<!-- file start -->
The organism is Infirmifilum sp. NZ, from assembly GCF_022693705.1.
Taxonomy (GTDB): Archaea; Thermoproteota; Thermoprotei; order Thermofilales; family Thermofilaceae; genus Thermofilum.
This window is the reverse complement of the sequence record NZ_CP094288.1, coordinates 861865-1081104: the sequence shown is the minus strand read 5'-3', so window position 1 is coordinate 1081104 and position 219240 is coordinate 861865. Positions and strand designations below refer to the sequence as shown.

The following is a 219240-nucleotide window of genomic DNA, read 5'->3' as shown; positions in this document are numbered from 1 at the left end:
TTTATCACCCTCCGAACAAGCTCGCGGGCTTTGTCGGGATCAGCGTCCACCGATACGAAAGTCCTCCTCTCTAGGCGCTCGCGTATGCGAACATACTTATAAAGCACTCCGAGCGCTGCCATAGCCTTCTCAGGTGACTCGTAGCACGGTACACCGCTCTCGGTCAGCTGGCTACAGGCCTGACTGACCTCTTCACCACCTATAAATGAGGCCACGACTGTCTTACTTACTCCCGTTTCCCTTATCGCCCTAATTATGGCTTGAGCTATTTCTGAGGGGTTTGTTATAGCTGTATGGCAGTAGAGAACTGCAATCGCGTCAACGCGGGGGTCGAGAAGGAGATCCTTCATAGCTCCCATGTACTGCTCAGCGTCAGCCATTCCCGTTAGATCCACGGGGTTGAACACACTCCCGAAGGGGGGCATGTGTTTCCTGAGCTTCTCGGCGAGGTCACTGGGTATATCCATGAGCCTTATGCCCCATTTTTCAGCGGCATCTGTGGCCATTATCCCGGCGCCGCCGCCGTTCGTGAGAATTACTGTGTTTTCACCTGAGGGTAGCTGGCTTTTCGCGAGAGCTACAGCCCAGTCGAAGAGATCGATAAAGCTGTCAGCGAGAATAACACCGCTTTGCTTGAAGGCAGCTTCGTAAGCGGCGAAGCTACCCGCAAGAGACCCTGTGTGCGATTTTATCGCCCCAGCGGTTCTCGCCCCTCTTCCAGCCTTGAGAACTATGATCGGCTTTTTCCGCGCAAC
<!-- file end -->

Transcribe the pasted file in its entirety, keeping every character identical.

The organism is Infirmifilum sp. NZ, from assembly GCF_022693705.1.
Taxonomy (GTDB): Archaea; Thermoproteota; Thermoprotei; order Thermofilales; family Thermofilaceae; genus Thermofilum.
This window is the reverse complement of the sequence record NZ_CP094288.1, coordinates 861865-1081104: the sequence shown is the minus strand read 5'-3', so window position 1 is coordinate 1081104 and position 219240 is coordinate 861865. Positions and strand designations below refer to the sequence as shown.

The following is a 219240-nucleotide window of genomic DNA, read 5'->3' as shown; positions in this document are numbered from 1 at the left end:
TTTATCACCCTCCGAACAAGCTCGCGGGCTTTGTCGGGATCAGCGTCCACCGATACGAAAGTCCTCCTCTCTAGGCGCTCGCGTATGCGAACATACTTATAAAGCACTCCGAGCGCTGCCATAGCCTTCTCAGGTGACTCGTAGCACGGTACACCGCTCTCGGTCAGCTGGCTACAGGCCTGACTGACCTCTTCACCACCTATAAATGAGGCCACGACTGTCTTACTTACTCCCGTTTCCCTTATCGCCCTAATTATGGCTTGAGCTATTTCTGAGGGGTTTGTTATAGCTGTATGGCAGTAGAGAACTGCAATCGCGTCAACGCGGGGGTCGAGAAGGAGATCCTTCATAGCTCCCATGTACTGCTCAGCGTCAGCCATTCCCGTTAGATCCACGGGGTTGAACACACTCCCGAAGGGGGGCATGTGTTTCCTGAGCTTCTCGGCGAGGTCACTGGGTATATCCATGAGCCTTATGCCCCATTTTTCAGCGGCATCTGTGGCCATTATCCCGGCGCCGCCGCCGTTCGTGAGAATTACTGTGTTTTCACCTGAGGGTAGCTGGCTTTTCGCGAGAGCTACAGCCCAGTCGAAGAGATCGATAAAGCTGTCAGCGAGAATAACACCGCTTTGCTTGAAGGCAGCTTCGTAAGCGGCGAAGCTACCCGCAAGAGACCCTGTGTGCGATTTTATCGCCCCAGCGGTTCTCGCCCCTCTTCCAGCCTTGAGAACTATGATCGGCTTTTTCCGCGCAAC